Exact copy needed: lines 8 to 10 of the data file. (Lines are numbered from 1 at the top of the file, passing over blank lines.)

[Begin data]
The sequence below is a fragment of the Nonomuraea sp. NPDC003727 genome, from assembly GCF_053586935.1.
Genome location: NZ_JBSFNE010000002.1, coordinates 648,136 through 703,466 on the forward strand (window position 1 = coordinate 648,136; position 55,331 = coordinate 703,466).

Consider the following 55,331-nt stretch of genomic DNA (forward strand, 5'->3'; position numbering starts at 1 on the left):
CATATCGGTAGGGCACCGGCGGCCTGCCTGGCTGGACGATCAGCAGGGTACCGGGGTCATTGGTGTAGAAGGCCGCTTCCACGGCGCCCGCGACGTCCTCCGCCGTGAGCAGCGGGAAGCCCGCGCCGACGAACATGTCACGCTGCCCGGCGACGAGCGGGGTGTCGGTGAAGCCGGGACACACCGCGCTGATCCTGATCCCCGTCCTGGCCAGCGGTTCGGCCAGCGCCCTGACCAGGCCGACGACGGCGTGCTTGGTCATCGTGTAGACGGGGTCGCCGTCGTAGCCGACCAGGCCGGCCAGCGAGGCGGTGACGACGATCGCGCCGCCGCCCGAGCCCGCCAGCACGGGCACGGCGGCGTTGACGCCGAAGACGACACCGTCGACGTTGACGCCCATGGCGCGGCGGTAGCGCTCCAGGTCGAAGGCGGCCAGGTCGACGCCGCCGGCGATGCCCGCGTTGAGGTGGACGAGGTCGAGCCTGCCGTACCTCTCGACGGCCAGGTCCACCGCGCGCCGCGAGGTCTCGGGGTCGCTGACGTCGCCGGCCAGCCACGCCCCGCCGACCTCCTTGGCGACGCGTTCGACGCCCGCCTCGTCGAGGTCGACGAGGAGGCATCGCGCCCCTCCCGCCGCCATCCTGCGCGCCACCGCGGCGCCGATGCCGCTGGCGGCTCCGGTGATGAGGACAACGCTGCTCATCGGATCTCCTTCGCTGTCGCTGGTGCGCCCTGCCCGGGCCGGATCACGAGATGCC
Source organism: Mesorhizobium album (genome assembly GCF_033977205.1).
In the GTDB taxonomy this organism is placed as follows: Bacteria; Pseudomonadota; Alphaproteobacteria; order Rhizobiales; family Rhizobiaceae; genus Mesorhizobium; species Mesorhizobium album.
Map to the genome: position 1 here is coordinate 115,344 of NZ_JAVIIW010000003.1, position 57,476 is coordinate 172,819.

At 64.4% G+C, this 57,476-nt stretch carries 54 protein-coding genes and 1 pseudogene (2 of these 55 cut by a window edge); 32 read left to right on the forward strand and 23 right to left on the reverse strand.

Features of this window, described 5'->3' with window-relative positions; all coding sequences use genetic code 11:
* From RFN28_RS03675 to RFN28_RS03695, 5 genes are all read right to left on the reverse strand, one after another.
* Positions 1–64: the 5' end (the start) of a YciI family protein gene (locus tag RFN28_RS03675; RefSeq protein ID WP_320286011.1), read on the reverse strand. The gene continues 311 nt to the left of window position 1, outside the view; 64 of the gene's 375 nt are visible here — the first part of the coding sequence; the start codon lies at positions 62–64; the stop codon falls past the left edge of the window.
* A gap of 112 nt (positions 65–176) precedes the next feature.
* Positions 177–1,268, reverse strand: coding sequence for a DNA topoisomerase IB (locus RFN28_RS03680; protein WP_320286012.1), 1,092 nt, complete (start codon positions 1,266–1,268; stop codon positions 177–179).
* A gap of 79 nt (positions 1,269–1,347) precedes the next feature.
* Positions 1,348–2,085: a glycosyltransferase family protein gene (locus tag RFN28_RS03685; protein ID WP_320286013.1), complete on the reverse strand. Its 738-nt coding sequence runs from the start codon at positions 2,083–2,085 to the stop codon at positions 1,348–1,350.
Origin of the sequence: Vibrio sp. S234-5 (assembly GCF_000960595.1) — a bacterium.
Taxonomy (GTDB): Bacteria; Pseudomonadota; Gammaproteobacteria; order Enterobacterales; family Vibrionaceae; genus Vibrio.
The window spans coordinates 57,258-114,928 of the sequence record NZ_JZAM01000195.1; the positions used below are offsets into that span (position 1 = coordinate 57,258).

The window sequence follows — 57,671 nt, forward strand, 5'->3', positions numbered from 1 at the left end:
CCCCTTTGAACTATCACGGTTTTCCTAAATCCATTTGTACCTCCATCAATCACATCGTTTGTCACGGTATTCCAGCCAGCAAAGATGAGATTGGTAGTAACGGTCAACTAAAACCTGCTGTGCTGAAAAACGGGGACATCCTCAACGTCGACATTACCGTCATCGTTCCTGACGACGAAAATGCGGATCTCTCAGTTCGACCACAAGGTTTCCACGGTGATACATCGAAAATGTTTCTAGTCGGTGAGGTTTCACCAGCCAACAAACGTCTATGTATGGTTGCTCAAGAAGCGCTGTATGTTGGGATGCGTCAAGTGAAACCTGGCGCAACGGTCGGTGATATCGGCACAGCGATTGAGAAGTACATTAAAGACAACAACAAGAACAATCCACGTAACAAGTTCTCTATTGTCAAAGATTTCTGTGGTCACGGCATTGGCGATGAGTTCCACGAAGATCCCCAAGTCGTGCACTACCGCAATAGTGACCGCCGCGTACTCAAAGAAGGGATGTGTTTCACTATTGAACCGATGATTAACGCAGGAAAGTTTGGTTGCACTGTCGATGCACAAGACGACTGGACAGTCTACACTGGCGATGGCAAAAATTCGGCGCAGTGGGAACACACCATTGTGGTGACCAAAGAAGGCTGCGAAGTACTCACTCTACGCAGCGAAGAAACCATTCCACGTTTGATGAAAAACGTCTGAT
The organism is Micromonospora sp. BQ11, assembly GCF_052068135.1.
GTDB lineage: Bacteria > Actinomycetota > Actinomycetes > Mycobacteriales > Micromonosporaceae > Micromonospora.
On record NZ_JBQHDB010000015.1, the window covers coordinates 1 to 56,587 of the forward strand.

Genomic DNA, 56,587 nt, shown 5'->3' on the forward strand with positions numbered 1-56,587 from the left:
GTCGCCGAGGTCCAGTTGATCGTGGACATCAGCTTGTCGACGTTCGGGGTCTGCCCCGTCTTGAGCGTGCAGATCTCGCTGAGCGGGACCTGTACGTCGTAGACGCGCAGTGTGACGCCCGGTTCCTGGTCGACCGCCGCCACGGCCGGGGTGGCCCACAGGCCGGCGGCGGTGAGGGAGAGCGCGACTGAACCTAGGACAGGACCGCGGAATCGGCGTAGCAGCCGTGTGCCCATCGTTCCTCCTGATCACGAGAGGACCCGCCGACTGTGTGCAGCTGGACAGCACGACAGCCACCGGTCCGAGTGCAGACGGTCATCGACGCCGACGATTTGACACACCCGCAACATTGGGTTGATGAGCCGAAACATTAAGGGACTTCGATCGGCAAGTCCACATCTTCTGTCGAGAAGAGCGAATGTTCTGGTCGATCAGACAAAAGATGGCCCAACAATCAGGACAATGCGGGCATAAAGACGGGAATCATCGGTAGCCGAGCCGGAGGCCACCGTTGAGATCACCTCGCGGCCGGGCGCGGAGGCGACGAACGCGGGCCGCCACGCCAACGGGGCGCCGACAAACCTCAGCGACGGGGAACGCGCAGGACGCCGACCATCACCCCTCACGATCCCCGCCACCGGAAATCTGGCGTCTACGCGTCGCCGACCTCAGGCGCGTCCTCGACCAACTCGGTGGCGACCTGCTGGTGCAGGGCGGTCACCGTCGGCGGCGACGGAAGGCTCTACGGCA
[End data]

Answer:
At 64.4% G+C, this 57,476-nt stretch carries 54 protein-coding genes and 1 pseudogene (2 of these 55 cut by a window edge); 32 read left to right on the forward strand and 23 right to left on the reverse strand.

Features of this window, described 5'->3' with window-relative positions; all coding sequences use genetic code 11:
* From RFN28_RS03675 to RFN28_RS03695, 5 genes are all read right to left on the reverse strand, one after another.